Steep pay cuts for top management at Kerry

Chief executive Edmond Scanlon was paid €2.3m last year

Kerry chief financial officer Marguerite Larkin and chief executive Edmond Scanlon. Photograph: Alan Betson

Kerry chief financial officer Marguerite Larkin and chief executive Edmond Scanlon. Photograph: Alan Betson

 

The pay packets of top management at food and ingredients giant Kerry Group were cut by up to 46 per cent last year, as the effects of the pandemic rampaged through its near-term bonus schemes.

Edmond Scanlon, the chief executive, saw his total pay packet fall by 42 per cent from just under €4 million to about €2.3 million. Most of the fall was attributable to the lack of a payout under its short-term incentive scheme, which had paid him €1.3 million the prior year.

Chief financial officer, Marguerite Larkin, recorded a 29 per cent drop in total pay to about €1.1 million. Meanwhile, US-based Gerry Behan, the chief executive of the group’s Taste and Nutrition division, saw his total pay decline 46 per cent to just under $2 million (€1.7 million).

All of the executive directors, along with the rest of the board, took a 25 per cent cut to their basic salary for three months during the pandemic.

Kerry’s annual report, which was released to shareholders on Friday afternoon, also laid out the details of a new pay policy for staff, which will be put to a vote at its upcoming agm. The changes include cutting Mr Scanlon and Ms Larkin’s pension payments from 18 per cent of salary to 10 per cent, bringing them in line with the rest of Kerry’s staff. It also increases by 50 per cent the amount payable to the chief executive under a long-term incentive scheme and tightens the rules around bonus clawback.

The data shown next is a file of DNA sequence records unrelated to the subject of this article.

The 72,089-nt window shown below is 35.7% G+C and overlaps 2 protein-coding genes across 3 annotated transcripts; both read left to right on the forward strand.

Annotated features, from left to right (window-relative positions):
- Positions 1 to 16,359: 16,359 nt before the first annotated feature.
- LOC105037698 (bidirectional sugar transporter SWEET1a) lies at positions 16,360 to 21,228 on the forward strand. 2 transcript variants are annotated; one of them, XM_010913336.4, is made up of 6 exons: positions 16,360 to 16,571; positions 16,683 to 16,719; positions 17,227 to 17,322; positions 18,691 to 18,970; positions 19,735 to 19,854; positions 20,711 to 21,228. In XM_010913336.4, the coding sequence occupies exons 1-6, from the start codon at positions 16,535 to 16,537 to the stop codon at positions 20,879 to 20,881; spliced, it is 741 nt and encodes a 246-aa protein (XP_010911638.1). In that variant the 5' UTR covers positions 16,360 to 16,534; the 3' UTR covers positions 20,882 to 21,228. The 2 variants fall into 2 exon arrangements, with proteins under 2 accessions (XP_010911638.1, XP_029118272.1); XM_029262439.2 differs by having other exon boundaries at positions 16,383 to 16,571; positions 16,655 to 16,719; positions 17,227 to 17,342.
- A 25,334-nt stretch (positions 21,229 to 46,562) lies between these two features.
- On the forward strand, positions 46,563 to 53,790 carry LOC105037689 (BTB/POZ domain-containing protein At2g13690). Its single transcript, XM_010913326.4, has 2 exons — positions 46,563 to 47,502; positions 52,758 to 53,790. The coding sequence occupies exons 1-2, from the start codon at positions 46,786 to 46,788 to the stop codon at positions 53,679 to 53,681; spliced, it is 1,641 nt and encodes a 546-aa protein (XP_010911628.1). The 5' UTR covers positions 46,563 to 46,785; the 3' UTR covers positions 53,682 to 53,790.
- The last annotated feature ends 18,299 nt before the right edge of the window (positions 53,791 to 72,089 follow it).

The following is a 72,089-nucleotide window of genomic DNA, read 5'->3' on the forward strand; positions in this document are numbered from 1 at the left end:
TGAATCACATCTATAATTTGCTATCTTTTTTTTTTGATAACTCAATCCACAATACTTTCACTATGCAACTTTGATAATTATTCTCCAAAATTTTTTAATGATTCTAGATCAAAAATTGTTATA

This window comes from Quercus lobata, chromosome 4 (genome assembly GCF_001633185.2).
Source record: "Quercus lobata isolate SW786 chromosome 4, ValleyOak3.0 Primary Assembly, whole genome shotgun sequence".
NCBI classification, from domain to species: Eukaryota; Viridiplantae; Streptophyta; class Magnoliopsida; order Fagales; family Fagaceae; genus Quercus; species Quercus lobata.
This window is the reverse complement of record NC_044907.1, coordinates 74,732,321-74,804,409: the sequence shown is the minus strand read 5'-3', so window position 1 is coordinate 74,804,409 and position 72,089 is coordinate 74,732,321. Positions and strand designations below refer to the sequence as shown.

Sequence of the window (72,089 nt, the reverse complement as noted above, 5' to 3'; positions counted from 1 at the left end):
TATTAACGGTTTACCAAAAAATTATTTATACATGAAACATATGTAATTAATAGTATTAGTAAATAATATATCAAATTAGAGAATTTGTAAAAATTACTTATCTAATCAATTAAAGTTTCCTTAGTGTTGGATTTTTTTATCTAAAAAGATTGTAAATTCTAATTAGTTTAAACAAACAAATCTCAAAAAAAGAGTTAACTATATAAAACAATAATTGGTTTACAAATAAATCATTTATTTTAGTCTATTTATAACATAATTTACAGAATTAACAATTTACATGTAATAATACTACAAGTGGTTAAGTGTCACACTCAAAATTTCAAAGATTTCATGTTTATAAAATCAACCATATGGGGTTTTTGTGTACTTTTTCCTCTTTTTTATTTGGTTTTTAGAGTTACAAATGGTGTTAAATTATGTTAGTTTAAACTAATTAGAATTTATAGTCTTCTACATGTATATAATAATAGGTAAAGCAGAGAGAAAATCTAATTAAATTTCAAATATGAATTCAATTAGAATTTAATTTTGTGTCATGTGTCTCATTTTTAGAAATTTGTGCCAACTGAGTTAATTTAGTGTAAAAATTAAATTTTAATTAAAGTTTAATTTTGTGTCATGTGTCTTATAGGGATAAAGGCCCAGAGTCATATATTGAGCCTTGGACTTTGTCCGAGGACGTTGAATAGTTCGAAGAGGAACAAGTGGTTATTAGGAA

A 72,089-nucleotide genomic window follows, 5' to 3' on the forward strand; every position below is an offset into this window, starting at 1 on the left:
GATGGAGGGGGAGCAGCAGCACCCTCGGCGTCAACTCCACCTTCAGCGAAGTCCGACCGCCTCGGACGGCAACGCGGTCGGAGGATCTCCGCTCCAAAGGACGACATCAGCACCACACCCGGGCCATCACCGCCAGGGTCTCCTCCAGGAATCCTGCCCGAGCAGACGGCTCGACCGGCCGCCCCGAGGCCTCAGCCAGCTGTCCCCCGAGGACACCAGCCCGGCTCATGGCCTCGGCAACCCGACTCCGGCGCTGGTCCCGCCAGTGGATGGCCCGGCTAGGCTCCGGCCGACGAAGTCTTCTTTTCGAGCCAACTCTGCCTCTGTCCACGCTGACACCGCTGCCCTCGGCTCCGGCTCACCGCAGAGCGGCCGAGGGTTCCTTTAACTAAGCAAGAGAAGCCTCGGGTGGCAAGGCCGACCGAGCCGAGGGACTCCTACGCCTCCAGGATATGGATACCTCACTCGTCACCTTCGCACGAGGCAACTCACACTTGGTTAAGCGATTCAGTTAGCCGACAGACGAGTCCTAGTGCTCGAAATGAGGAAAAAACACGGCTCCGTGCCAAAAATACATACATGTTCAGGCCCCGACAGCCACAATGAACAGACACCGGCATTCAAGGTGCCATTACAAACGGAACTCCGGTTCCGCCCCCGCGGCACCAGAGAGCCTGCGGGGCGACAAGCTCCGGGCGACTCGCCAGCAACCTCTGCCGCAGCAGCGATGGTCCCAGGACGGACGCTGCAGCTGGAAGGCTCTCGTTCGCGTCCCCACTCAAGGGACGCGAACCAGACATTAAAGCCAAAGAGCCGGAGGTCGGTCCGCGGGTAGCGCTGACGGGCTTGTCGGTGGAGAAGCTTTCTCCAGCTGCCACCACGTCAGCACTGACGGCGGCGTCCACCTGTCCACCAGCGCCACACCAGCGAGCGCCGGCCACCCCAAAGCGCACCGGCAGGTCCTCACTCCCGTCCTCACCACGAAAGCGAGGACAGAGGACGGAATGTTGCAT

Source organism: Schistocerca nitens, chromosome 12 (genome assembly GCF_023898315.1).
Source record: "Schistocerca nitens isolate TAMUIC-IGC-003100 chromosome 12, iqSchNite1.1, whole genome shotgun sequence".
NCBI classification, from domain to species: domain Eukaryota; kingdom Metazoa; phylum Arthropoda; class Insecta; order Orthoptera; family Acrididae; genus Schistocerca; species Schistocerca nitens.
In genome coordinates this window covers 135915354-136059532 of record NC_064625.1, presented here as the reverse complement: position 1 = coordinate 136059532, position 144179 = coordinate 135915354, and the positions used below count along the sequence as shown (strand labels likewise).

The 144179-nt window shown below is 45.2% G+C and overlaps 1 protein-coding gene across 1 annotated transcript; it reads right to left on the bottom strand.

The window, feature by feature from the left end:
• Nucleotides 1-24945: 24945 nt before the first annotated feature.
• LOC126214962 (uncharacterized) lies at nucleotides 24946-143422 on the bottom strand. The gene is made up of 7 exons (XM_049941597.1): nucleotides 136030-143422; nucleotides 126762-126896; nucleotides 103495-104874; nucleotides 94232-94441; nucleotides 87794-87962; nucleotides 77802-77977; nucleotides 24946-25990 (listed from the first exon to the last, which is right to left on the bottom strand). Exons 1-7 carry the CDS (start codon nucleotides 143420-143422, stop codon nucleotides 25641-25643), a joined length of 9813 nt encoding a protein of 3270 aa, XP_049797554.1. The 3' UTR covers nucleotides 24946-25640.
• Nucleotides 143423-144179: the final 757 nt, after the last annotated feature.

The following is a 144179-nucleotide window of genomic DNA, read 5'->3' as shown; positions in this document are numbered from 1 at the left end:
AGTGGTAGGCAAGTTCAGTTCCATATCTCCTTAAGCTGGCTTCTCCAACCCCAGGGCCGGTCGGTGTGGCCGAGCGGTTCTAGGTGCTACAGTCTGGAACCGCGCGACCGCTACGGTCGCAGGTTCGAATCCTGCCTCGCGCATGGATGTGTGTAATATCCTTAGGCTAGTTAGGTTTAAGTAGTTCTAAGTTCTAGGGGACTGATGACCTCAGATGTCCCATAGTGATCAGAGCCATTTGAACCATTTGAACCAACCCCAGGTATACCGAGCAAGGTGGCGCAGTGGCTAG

Shares awarded

The group’s three executive directors were awarded €2.2 million in shares this week, under its incentive plans.

Kerry, which recorded a 4 per cent drop in sales last year to €7 billion, said in its annual report that its operations recovered well in the second half of the year. It proposed a final dividend of 60.6 cents per share, increasing its total dividend for 2020 by 10 per cent.

It said that volumes fell 2 per cent in its consumer foods division last year during the pandemic, as consumers’ “shopping habits became more functional”. It said this had boosted some of its product lines, however, such as snack items like Cheestrings and Fridge Raiders.

The company came under pressure from short sellers in February, who released a report suggesting it had overpaid for acquisitions, which the company denied. Kerry spent €280 million on buyouts in 2020.